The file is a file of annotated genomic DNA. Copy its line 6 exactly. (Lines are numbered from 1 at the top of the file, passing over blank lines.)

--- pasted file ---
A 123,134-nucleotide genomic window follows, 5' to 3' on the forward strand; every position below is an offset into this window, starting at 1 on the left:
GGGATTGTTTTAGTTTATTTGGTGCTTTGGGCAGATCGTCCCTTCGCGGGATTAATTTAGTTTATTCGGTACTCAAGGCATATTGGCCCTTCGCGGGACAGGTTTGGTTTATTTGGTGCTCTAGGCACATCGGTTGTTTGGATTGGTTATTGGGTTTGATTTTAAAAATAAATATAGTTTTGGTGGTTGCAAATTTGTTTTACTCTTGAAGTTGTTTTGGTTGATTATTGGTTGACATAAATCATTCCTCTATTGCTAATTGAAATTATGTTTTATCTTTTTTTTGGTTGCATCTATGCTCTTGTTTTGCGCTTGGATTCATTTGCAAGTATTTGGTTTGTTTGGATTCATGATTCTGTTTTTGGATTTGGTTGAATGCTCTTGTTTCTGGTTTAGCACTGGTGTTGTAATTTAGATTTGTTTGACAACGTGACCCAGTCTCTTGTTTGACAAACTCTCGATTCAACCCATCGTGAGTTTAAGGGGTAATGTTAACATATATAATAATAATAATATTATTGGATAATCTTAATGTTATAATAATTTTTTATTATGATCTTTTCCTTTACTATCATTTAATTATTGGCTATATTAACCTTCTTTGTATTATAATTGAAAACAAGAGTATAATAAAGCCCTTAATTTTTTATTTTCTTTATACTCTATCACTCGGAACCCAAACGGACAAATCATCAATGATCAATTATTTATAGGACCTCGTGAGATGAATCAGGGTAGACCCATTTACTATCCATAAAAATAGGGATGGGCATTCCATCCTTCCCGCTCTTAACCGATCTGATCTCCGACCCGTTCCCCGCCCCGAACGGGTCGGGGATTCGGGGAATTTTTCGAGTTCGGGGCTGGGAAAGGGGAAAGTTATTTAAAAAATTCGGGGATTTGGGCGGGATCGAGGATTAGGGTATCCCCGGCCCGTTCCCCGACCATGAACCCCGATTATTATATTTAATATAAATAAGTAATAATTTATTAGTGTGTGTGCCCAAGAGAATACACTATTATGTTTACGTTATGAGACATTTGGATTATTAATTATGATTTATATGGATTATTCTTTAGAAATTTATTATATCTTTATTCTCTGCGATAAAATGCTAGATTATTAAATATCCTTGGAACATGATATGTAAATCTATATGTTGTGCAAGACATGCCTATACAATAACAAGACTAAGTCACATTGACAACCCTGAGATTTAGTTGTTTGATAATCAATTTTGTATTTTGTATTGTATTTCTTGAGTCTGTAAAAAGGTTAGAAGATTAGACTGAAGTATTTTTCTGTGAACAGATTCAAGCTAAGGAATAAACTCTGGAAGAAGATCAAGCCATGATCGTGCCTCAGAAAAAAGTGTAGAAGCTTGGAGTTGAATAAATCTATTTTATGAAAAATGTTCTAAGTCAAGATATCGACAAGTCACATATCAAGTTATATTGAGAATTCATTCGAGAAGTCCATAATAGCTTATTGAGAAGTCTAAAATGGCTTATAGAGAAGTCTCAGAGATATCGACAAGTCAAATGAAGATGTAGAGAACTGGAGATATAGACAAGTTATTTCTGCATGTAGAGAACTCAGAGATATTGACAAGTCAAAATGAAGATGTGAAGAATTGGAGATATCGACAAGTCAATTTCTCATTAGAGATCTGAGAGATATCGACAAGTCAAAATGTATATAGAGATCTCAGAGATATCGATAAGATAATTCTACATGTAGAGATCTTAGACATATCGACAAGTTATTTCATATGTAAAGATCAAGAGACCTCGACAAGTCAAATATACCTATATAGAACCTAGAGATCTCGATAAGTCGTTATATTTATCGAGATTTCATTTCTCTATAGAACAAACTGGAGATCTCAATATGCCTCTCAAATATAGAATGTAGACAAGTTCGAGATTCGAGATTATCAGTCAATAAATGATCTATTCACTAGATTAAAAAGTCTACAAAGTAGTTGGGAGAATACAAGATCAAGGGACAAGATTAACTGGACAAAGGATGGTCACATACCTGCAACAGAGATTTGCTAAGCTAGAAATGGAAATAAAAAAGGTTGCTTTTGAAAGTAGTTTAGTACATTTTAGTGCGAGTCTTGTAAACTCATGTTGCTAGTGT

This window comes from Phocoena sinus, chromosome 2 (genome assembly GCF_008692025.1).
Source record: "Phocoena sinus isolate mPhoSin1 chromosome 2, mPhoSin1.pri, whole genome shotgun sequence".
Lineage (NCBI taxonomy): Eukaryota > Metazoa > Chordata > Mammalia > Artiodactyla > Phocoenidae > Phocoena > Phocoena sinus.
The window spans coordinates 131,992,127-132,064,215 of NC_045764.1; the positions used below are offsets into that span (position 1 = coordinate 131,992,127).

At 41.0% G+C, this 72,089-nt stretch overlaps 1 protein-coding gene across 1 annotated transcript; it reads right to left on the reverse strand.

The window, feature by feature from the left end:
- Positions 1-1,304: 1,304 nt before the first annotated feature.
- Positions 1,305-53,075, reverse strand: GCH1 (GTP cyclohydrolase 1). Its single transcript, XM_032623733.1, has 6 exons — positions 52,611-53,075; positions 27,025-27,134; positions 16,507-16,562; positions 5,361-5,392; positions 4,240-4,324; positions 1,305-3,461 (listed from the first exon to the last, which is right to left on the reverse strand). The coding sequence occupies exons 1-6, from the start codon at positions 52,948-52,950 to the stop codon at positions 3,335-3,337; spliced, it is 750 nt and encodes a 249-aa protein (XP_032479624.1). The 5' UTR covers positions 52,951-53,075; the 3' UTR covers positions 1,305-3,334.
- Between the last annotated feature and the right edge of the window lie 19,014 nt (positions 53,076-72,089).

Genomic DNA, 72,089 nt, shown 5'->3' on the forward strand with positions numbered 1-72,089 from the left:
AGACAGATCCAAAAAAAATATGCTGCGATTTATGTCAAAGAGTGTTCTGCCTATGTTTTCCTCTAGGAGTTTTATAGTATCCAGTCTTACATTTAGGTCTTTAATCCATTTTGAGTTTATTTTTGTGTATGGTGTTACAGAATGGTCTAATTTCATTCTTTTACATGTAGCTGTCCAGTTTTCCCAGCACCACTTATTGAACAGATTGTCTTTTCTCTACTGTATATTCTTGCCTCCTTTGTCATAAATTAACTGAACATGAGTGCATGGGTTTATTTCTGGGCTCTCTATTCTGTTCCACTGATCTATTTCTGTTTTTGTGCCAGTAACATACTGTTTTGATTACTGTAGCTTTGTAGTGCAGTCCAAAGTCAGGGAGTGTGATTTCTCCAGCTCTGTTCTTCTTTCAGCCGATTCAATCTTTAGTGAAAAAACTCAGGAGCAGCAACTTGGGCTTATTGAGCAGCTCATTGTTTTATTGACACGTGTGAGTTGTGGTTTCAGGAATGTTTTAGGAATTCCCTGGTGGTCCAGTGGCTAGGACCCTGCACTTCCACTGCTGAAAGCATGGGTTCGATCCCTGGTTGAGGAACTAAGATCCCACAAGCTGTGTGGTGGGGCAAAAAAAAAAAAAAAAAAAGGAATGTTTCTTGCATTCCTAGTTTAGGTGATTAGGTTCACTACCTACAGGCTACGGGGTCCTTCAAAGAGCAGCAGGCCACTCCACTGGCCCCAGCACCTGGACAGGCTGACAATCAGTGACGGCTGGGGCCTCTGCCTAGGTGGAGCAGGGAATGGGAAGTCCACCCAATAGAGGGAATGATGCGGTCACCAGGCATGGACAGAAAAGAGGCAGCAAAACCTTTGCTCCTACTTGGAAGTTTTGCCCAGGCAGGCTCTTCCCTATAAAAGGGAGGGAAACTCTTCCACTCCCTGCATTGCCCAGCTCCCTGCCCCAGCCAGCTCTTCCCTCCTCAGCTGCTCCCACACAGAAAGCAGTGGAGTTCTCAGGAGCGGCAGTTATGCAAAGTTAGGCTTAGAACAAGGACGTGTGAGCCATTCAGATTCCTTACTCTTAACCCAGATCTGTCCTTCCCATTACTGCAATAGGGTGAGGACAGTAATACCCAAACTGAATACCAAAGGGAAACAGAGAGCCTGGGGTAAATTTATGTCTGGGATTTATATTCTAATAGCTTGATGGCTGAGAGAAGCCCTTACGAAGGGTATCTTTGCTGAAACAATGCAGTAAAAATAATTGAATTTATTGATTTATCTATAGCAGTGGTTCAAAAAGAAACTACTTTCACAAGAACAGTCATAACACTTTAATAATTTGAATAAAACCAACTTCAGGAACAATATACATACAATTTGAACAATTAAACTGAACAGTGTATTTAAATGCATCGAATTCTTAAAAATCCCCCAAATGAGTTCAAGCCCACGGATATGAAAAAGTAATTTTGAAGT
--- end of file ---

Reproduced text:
The window spans coordinates 131,992,127-132,064,215 of NC_045764.1; the positions used below are offsets into that span (position 1 = coordinate 131,992,127).